A majority of children with autism require social skills to be taught to them directly. This is due to them not being able to easily acquire social skills the same way children without autism normally would.
Autism and social skills:
Autistic children have a hard time when it comes to reading facial expressions and body language, their ability to “mind read” as some would call it is not present. This means they can be unaware of other’s mannerisms, feelings, and thoughts socially, which can result in social mistakes.
On average, autistic children won’t be interested in the people and world that surrounds them. By the time of their first birthday, babies will naturally try to imitate words, imitate simple gestures such as waving hello or goodbye, grasp fingers, and will be smiling at people.
Children who have autism will have difficulty in interacting with others and will possibly not interact with others in the same manner most people often do. They even might not take interest in other people all together. Kids with autism will usually choose to be left alone and not make eye contact. Many autistic children will find it difficult to learn how to share and take turns much more than with other children their age. This puts off other children from wanting to play with them.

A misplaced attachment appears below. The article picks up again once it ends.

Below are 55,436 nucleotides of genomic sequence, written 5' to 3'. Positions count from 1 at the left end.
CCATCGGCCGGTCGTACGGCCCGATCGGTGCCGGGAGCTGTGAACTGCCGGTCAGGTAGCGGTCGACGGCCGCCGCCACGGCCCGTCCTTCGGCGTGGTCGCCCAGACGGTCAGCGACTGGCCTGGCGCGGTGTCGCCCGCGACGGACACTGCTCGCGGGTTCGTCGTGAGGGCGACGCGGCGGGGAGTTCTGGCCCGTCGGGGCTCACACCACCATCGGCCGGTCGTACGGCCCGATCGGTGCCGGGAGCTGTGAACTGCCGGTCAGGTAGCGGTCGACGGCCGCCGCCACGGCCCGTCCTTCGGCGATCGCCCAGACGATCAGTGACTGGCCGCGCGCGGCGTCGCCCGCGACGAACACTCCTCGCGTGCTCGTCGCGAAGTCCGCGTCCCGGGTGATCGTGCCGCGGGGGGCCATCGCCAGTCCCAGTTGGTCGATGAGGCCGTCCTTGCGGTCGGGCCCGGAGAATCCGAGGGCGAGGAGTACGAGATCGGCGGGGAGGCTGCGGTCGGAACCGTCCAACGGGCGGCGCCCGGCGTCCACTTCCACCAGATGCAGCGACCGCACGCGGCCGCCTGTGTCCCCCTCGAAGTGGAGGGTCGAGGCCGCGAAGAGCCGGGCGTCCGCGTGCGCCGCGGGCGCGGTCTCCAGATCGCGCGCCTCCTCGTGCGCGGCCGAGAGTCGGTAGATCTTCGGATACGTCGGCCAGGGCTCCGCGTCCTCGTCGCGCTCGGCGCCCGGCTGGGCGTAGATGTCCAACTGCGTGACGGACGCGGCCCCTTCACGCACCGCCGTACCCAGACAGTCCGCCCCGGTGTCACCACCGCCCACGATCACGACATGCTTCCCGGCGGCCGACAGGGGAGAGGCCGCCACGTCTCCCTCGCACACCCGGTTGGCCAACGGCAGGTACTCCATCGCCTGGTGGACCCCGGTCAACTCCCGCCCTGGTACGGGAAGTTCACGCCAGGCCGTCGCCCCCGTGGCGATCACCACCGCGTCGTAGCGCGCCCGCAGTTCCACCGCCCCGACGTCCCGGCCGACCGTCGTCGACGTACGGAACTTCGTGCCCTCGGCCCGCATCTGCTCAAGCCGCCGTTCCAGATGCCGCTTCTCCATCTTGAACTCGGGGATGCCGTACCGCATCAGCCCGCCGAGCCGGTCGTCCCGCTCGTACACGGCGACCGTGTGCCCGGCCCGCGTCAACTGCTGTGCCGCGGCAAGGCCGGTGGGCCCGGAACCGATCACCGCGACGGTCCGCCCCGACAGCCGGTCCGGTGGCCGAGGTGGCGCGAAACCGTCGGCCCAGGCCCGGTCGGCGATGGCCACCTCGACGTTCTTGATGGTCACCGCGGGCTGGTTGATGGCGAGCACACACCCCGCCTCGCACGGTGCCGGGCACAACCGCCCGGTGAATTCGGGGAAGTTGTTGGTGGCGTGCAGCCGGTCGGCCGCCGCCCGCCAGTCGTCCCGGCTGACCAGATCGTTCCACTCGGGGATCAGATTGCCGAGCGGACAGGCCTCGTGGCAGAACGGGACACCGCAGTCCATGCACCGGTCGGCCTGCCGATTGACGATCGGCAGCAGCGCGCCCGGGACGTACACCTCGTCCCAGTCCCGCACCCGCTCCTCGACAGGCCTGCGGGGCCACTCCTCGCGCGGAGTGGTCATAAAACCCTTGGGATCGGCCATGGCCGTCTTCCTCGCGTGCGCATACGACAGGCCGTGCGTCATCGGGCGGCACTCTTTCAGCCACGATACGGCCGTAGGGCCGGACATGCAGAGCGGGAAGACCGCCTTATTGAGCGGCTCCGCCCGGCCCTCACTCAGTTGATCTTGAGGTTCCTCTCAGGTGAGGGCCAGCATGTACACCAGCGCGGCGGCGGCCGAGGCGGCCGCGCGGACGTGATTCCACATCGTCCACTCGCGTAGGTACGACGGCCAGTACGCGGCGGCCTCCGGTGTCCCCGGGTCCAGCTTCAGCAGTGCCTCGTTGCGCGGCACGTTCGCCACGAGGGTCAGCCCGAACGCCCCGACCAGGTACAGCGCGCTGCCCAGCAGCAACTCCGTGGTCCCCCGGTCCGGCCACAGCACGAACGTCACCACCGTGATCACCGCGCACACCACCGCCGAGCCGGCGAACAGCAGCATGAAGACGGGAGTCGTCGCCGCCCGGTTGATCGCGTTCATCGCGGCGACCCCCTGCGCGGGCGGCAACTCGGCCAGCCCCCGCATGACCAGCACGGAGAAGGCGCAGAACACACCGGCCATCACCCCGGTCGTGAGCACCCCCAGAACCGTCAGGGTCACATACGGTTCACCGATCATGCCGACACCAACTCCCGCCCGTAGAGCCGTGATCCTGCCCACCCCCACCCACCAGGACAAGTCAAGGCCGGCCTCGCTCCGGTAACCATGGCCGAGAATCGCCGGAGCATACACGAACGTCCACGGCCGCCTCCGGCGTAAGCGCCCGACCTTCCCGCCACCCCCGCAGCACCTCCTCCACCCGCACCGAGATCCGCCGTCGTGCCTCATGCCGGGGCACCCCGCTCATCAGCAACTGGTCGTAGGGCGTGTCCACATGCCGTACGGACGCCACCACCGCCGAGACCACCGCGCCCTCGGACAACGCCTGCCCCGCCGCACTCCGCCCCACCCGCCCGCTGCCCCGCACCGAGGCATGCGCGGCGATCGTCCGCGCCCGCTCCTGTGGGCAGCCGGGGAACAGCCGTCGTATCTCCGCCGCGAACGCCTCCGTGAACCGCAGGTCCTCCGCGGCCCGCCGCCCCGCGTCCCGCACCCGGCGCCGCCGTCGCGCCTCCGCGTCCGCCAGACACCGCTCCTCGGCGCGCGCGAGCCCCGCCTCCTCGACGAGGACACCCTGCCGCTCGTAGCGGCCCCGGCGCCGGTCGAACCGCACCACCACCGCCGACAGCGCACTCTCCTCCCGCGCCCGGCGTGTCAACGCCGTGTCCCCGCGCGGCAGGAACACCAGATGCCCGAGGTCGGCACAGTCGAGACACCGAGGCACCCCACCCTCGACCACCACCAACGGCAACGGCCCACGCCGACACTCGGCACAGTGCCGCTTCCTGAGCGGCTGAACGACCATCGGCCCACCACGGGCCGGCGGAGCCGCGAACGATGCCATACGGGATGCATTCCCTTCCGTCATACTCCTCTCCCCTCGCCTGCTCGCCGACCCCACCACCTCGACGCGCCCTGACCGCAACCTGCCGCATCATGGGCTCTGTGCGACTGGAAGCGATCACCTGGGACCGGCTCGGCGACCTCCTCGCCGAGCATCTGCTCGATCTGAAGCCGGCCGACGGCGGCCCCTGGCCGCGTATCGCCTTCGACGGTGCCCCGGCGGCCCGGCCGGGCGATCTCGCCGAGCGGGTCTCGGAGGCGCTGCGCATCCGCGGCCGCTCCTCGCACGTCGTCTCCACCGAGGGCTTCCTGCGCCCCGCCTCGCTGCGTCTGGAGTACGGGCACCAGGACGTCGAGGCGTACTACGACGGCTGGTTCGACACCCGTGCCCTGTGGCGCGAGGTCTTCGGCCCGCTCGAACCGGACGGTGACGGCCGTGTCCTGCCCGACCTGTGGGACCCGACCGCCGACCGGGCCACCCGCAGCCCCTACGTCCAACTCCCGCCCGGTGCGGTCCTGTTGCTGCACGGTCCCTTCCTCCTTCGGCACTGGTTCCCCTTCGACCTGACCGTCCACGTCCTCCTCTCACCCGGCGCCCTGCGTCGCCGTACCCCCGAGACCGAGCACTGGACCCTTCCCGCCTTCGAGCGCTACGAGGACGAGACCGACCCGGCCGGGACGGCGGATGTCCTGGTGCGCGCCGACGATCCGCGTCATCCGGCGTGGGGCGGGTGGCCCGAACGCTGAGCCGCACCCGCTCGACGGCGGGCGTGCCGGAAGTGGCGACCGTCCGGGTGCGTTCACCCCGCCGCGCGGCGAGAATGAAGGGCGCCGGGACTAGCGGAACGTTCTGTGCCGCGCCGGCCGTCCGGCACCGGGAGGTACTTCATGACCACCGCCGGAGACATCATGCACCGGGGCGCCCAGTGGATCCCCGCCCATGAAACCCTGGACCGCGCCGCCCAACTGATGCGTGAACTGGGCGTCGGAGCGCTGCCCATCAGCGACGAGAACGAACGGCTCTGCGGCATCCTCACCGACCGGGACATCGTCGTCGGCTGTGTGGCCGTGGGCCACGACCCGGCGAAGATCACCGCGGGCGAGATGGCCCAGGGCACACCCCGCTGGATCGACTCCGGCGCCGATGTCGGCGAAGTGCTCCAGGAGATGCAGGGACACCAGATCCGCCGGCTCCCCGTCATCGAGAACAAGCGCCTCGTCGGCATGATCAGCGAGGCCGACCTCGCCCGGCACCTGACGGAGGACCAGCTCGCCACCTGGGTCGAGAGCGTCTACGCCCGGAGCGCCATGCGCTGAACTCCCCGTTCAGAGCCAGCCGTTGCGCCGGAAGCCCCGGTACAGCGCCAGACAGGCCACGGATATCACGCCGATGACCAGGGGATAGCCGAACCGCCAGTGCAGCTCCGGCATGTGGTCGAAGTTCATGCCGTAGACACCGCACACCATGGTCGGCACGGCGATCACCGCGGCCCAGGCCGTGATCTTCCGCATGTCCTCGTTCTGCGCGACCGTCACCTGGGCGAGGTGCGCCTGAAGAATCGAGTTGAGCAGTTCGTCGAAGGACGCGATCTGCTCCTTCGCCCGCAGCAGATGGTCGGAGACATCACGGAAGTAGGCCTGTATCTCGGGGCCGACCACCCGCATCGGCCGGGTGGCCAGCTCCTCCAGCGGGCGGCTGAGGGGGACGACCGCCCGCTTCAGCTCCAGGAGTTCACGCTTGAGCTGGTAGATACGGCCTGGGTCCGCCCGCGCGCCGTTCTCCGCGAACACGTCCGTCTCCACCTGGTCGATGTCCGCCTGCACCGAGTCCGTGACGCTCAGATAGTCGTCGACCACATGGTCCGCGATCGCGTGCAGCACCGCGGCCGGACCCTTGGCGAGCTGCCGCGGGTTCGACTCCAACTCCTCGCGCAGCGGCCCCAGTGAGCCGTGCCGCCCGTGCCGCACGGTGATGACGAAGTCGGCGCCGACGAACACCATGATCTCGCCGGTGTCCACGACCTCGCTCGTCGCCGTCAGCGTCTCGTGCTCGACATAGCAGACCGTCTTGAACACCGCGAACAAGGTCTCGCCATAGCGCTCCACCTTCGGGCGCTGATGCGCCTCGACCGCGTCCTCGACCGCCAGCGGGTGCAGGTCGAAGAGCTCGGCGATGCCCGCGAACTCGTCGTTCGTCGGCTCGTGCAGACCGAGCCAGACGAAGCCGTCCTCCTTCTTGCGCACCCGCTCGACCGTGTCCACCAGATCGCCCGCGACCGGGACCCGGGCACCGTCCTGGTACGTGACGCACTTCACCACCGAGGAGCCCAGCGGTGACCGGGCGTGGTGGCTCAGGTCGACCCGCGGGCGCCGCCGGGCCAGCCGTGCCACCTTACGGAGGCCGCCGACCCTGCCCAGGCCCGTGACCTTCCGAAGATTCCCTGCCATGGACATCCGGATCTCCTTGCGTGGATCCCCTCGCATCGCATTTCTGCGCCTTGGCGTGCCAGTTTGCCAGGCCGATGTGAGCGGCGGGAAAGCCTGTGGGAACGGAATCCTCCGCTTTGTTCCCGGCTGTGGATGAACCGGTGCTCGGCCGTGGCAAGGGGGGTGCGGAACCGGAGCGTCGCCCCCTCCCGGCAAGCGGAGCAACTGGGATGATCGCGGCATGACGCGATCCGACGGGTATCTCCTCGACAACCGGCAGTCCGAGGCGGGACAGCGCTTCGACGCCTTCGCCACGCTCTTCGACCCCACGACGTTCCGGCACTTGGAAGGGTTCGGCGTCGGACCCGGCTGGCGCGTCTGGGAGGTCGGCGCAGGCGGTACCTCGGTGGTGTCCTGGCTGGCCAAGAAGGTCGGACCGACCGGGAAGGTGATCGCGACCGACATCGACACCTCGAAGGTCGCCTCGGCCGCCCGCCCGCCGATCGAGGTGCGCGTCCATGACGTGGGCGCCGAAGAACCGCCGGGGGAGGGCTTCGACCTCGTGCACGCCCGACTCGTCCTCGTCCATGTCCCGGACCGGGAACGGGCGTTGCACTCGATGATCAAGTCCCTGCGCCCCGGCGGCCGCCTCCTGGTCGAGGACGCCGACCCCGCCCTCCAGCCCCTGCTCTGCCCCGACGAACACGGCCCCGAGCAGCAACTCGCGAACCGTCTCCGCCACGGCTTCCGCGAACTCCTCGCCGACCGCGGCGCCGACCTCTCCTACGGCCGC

A normally developing child will be able to pick up and learn everyday life skills such as eating habits, saying “excuse me”, and toilet training naturally. An autistic child will have a hard time understanding and will fail to see the importance of learning or doing such social skills.
Social stories for special ed.
Using social stories or social narratives for children with autism like the ones that are being sold by AdaptEd 4 Special Ed, you can help your special youngling learn valuable social skills through social narratives that are design by professionals in the field. It has been proven by research that children with autism respond a greatly to social narratives, these makes social narratives and social stories powerful tools in teaching kids with autism important social skills.
When you are successful in teaching your child these social skills through these social narratives you are able to increase their self confidence which leads to positive results and improvement of their quality of life such as being able to form friendships at home and at school. A good autism social narrative will tackle specific social skills, scenarios, or interactions. Good examples of situations these stories might focus on would be – recess, going shopping, going to school, or a trip to the doctor.In our modern age, you are able to purchase social stories pdf versions.
Check out this link for additional information: https://www.britannica.com/topic/special-education.